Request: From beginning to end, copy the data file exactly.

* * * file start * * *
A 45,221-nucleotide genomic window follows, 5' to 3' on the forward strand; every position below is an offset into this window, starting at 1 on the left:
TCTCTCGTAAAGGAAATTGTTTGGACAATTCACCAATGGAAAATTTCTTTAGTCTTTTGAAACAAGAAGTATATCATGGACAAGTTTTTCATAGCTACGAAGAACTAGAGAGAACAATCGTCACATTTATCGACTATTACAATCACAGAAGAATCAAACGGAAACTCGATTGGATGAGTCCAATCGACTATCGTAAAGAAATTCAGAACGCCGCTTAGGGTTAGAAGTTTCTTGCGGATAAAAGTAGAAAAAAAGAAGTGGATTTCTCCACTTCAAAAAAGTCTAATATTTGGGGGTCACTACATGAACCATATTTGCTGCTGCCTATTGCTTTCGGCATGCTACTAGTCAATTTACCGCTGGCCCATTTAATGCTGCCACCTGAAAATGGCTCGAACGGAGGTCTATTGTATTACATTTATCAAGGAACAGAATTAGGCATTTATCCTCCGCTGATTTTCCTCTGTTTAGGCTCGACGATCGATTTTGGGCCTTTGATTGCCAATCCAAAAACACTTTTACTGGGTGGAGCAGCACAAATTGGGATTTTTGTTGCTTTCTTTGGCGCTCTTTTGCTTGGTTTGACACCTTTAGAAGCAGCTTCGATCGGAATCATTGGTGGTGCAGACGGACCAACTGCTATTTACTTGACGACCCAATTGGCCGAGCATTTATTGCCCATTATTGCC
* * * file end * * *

A 45,221-nucleotide genomic window follows, 5' to 3' on the forward strand; every position below is an offset into this window, starting at 1 on the left:
TCTCTCGTAAAGGAAATTGTTTGGACAATTCACCAATGGAAAATTTCTTTAGTCTTTTGAAACAAGAAGTATATCATGGACAAGTTTTTCATAGCTACGAAGAACTAGAGAGAACAATCGTCACATTTATCGACTATTACAATCACAGAAGAATCAAACGGAAACTCGATTGGATGAGTCCAATCGACTATCGTAAAGAAATTCAGAACGCCGCTTAGGGTTAGAAGTTTCTTGCGGATAAAAGTAGAAAAAAAGAAGTGGATTTCTCCACTTCAAAAAAGTCTAATATTTGGGGGTCACTACATGAACCATATTTGCTGCTGCCTATTGCTTTCGGCATGCTACTAGTCAATTTACCGCTGGCCCATTTAATGCTGCCACCTGAAAATGGCTCGAACGGAGGTCTATTGTATTACATTTATCAAGGAACAGAATTAGGCATTTATCCTCCGCTGATTTTCCTCTGTTTAGGCTCGACGATCGATTTTGGGCCTTTGATTGCCAATCCAAAAACACTTTTACTGGGTGGAGCAGCACAAATTGGGATTTTTGTTGCTTTCTTTGGCGCTCTTTTGCTTGGTTTGACACCTTTAGAAGCAGCTTCGATCGGAATCATTGGTGGTGCAGACGGACCAACTGCTATTTACTTGACGACCCAATTGGCCGAGCATTTATTGCCCATTATTGCC